Cell-cell communication in bacteria is accomplished through the exchange of extracellular signalling molecules called autoinducers. This process, termed quorum sensing, allows bacterial populations to coordinate gene expression. Community cooperation probably enhances the effectiveness of processes such as bioluminescence, virulence factor expression, antibiotic production and biofilm development. Unlike other autoinducers, which are specific to a particular species of bacteria, a recently discovered autoinducer (AI-2) is produced by a large number of bacterial species. AI-2 has been proposed to serve as a 'universal' signal for inter-species communication. The chemical identity of AI-2 has, however, proved elusive. Here we present the crystal structure of an AI-2 sensor protein, LuxP, in a complex with autoinducer. The bound ligand is a furanosyl borate diester that bears no resemblance to previously characterized autoinducers. Our findings suggest that addition of naturally occurring borate to an AI-2 precursor generates active AI-2. Furthermore, they indicate a potential biological role for boron, an element required by a number of organisms but for unknown reasons.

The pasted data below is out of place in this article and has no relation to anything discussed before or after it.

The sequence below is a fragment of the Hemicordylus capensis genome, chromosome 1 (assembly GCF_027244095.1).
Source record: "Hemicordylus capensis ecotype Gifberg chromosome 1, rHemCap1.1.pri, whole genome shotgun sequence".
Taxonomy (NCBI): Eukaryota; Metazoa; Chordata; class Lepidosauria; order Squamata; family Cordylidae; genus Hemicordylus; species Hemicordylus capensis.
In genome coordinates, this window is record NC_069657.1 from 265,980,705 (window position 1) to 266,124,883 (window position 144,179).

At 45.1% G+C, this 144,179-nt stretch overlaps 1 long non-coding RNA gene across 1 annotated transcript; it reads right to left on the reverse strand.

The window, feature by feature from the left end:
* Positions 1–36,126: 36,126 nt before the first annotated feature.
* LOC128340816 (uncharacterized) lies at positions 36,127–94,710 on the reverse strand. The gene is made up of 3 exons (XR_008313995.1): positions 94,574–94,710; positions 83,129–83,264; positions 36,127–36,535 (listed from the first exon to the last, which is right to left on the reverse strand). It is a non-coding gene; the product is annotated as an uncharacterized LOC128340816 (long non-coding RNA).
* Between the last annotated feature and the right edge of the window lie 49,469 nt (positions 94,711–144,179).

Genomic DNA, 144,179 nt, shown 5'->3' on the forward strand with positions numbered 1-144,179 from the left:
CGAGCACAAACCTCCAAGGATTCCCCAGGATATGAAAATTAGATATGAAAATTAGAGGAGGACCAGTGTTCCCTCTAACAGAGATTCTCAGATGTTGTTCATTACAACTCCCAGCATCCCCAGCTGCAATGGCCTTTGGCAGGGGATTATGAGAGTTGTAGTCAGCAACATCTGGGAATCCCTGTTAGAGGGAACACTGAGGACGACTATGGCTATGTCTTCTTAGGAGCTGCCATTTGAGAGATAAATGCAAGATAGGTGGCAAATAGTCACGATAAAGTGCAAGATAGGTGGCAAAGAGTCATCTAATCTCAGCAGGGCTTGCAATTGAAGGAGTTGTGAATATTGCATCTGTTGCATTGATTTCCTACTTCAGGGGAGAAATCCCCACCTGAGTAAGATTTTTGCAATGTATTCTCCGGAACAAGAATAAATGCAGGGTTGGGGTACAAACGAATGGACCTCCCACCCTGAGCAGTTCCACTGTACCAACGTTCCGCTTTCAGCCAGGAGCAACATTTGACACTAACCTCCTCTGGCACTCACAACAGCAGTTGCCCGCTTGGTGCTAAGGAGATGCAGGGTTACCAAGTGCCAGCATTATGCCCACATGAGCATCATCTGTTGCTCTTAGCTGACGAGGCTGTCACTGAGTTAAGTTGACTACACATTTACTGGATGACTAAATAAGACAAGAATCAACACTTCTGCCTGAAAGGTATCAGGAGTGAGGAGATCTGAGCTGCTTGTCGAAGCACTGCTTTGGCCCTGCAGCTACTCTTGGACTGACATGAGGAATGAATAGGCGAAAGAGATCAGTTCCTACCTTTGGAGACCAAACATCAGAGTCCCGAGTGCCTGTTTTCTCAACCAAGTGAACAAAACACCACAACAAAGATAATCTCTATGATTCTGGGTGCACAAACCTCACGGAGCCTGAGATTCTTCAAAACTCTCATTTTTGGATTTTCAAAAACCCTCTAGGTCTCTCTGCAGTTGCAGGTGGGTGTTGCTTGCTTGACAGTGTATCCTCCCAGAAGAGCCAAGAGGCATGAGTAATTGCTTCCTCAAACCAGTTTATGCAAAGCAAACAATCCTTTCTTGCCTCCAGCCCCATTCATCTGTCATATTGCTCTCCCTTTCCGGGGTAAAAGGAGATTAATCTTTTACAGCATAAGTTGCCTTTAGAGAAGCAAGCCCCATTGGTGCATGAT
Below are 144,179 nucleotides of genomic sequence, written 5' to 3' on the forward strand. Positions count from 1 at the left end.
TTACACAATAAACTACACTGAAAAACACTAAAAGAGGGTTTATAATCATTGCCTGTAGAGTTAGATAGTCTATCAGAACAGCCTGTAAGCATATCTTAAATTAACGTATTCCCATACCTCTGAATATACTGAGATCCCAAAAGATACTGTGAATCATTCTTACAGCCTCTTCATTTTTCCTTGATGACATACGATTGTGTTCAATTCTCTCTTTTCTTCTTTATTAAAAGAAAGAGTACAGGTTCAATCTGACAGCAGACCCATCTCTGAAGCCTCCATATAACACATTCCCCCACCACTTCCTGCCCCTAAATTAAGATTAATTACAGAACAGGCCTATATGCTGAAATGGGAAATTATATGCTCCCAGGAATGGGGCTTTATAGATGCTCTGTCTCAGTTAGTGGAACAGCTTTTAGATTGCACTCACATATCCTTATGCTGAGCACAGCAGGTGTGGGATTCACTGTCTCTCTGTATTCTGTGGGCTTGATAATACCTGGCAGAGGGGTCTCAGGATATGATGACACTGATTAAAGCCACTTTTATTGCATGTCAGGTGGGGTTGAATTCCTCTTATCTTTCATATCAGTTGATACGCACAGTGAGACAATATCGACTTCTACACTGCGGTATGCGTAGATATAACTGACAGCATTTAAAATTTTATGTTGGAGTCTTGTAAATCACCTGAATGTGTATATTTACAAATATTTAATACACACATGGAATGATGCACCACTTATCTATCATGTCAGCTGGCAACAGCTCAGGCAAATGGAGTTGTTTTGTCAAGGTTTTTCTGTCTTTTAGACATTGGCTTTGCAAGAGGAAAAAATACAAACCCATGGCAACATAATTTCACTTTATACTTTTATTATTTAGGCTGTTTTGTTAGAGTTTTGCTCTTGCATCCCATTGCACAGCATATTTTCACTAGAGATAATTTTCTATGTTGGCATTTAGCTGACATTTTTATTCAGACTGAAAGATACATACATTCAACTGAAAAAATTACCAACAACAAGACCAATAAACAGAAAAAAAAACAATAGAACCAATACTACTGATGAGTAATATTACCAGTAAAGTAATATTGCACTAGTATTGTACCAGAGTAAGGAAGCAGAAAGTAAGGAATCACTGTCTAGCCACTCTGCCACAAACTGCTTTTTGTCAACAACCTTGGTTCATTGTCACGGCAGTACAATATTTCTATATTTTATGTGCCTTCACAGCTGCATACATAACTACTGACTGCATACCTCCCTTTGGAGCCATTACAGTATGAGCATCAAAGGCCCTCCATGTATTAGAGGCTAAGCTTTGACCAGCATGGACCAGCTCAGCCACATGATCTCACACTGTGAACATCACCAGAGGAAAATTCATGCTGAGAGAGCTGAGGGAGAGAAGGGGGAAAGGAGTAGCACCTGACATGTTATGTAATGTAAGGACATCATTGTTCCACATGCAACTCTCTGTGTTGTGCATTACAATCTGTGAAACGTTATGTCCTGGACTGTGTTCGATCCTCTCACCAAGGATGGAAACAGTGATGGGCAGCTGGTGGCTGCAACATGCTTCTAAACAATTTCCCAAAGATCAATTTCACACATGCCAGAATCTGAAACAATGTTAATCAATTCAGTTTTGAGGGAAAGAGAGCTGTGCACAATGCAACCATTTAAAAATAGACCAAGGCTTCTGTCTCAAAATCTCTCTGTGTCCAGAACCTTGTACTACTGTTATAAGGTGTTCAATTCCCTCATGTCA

This manuscript describes a unique class of locomotive robot: A soft robot, composed exclusively of soft materials (elastomeric polymers), which is inspired by animals (e.g., squid, starfish, worms) that do not have hard internal skeletons. Soft lithography was used to fabricate a pneumatically actuated robot capable of sophisticated locomotion (e.g., fluid movement of limbs and multiple gaits). This robot is quadrupedal; it uses no sensors, only five actuators, and a simple pneumatic valving system that operates at low pressures (<10 psi). A combination of crawling and undulation gaits allowed this robot to navigate a difficult obstacle. This demonstration illustrates an advantage of soft robotics: They are systems in which simple types of actuation produce complex motion.biomimetic | mobile R obotics developed to increase the range of motions and functions open to machines, and to build into them some of the characteristics [including autonomous motion (1-3), adaptability to the environment (4-7), and capability of decision making (8, 9)] of animals, particularly animals with skeletons. Most mobile robots are built with hard materials (hard robots), either by adding treads or wheels (10, 11) to conventional machines to increase their mobility, or by starting with conceptual models based on animals [e.g., Big Dog (12) and many others (13-15)], and replicating some of their features in hard structures. Although robotics has made enormous progress in the last 50 years, hard robots still have many limitations. Some of these limitations are mechanical, and include instability when moving in difficult terrain; some have to do with the ranges of motions afforded by actuators and structures (e.g., metal rods, mechanical joints, and electric motors); some stem from the complexity in control (especially when handling materials and structures that are soft, delicate, and complex in shape). Hard robots fabricated from metals are also often heavy and expensive, and thus are not suitable for some applications.New classes of robots may thus find uses in applications where conventional hard robots are unsuitable. We are interested in a unique class of robots: That is, soft robots fabricated in materials (predominantly elastomeric polymers) that do not use a rigid skeleton to provide mechanical strength. The objective of this work is to demonstrate a soft robot that requires only simple design and control to generate mobility. In this demonstration, we begin to address some of the issues that have limited the development of soft robots. Instead of basing this and other designs on highly evolved animals as models, we are using simpler organisms [e.g., worms (16) and starfish (17)] for inspiration. These organisms, ones without internal skeletons, suggest designs that are simpler to make and are less expensive than conventional hard robots, and that may, in some respects, be more capable of complex motions and functions. Simple, inexpensive systems will probably not replace more complex and expensive ones, but may have different...